Top human rights court overrules Brazil amnesty

Ruling strikes down 1979 law protecting perpetrators of 62 forced disappearances during military dictatorship

Published December 15, 2010 8:25PM (EST)

The Western Hemisphere's top human rights court says that Brazil must throw out an amnesty granted for crimes committed during its two decades of military dictatorship.

The ruling issued Tuesday by the Inter-American Court of Human Rights held the Brazilian government responsible for the forced disappearance of 62 alleged members of the Araguaia guerrilla movement-- a small armed band of communists crushed by military operations between 1972 and 1975.

Only about 20 members of the group survived. One of them is Jose Genoino, who later headed the ruling Workers' Party of President Luiz Inacio Lula da Silva and President-elect Dilma Rousseff, herself a survivor of torture in the dictatorship's prisons.

Brazil's amnesty law, passed in 1979, barred prosecution of both government agents and leftist militants who committed politically related crimes during the 1964-1985 military regime. The law was recently upheld by Brazil's supreme court.

The Costa Rica-based court found the law incompatible with Brazil's commitments under the American Convention on Human Rights.

The head of the government's National Human Rights Secretariat, Paulo Vannuchi, said in a press conference Wednesday that authorities understand the ruling must be obeyed.

The country is also taking other steps to clarify what happened under military rule, Vannuchi said, noting that Congress is considering a bill to create a truth commission.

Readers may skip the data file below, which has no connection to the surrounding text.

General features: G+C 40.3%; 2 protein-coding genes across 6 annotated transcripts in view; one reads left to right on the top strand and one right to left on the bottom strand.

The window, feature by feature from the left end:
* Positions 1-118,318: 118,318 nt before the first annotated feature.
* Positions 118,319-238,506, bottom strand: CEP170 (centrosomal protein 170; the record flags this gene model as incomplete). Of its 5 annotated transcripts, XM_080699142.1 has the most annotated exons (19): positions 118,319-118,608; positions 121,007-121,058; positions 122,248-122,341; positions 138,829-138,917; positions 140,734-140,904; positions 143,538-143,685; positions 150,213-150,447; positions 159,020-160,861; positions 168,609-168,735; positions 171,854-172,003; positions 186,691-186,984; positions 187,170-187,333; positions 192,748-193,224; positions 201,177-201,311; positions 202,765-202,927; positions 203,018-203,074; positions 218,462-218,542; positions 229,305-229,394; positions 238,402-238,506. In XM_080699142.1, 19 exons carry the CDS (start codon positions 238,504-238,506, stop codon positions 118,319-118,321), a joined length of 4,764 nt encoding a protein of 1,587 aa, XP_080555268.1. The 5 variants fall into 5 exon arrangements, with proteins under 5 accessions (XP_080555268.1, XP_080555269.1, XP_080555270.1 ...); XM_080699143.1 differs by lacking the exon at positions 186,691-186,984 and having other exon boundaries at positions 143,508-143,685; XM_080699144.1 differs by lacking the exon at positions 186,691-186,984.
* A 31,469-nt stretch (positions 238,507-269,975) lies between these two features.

The court found the amnesty law "impedes the investigation and punishment of serious violations of human rights," and said it "cannot continue to be a hurdle to the investigation" of the fate of the suspected Araguaia guerrillas.

The Brazilian government must investigate, prosecute and punish the perpetrators involved in the Araguaia case, find and identify the bodies of the disappeared, and make amends to their surviving relatives, the court concluded.

It also said authorities should release archived information about Araguaia, and information on other human rights violations that took place during the military regime.

"I hope this ruling can be a tool for change," said Beatriz Affonso, director of the independent Center for Justice and International Law, which advocates prosecution of military human rights violators. "The Brazilian state has a duty to fulfill (as a signatory of the American Convention on Human Rights.)"

Earlier this week President Luiz Inacio Lula da Silva asked the Defense Minister, Nelson Jobim, for an update on the search for bodies of those who disappeared in Araguaia. The army has not revealed their location.

Jobim has not commented to the media about the court's decision.

By Juliana Barbassa

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